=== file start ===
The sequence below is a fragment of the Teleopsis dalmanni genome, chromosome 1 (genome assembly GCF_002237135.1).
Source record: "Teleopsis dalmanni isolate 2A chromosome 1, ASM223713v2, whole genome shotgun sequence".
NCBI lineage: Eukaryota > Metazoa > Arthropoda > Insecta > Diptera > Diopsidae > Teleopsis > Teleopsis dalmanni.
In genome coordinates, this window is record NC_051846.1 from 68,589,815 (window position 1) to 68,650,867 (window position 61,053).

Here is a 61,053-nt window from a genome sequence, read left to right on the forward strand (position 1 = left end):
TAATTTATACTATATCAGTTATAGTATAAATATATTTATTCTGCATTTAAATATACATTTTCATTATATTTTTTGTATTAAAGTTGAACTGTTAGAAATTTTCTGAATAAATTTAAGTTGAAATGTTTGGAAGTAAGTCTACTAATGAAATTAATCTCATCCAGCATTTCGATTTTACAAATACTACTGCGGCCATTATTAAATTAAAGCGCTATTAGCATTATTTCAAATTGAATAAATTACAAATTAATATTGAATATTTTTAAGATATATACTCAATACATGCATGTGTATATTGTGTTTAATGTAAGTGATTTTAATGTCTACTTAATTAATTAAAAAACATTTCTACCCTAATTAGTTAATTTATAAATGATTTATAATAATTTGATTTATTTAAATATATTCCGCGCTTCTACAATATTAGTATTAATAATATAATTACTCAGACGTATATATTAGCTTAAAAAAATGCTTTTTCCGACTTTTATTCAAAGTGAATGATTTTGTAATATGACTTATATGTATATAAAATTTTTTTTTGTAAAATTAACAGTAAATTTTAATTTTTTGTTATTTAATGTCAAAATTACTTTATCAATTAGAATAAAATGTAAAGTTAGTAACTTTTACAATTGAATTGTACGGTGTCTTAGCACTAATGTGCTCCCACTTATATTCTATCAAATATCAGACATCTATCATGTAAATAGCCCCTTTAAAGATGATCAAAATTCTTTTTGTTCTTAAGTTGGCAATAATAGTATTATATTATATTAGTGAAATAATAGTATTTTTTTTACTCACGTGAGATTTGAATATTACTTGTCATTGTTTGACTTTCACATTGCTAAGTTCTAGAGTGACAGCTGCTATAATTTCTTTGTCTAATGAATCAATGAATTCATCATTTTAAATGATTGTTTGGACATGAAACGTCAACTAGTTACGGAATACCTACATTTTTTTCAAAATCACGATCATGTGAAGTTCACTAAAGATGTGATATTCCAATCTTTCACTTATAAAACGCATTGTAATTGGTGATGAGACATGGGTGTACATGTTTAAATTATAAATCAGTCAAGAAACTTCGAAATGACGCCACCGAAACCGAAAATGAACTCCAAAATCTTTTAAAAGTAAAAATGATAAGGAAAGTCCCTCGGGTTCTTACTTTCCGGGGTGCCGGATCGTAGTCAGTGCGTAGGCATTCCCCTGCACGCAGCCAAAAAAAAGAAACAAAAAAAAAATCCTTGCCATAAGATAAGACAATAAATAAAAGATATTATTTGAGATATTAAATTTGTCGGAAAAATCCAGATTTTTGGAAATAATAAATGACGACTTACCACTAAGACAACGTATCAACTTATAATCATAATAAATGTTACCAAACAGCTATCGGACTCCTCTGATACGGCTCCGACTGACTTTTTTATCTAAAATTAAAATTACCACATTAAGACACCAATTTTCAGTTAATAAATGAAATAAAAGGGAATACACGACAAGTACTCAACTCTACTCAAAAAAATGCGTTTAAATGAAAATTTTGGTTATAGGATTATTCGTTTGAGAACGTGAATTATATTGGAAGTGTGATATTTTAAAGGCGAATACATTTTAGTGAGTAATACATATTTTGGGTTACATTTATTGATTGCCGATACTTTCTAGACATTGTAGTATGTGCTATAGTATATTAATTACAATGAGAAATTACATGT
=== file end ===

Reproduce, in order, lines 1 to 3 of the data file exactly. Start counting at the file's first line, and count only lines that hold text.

The sequence below is a fragment of the Teleopsis dalmanni genome, chromosome 1 (genome assembly GCF_002237135.1).
Source record: "Teleopsis dalmanni isolate 2A chromosome 1, ASM223713v2, whole genome shotgun sequence".
NCBI lineage: Eukaryota > Metazoa > Arthropoda > Insecta > Diptera > Diopsidae > Teleopsis > Teleopsis dalmanni.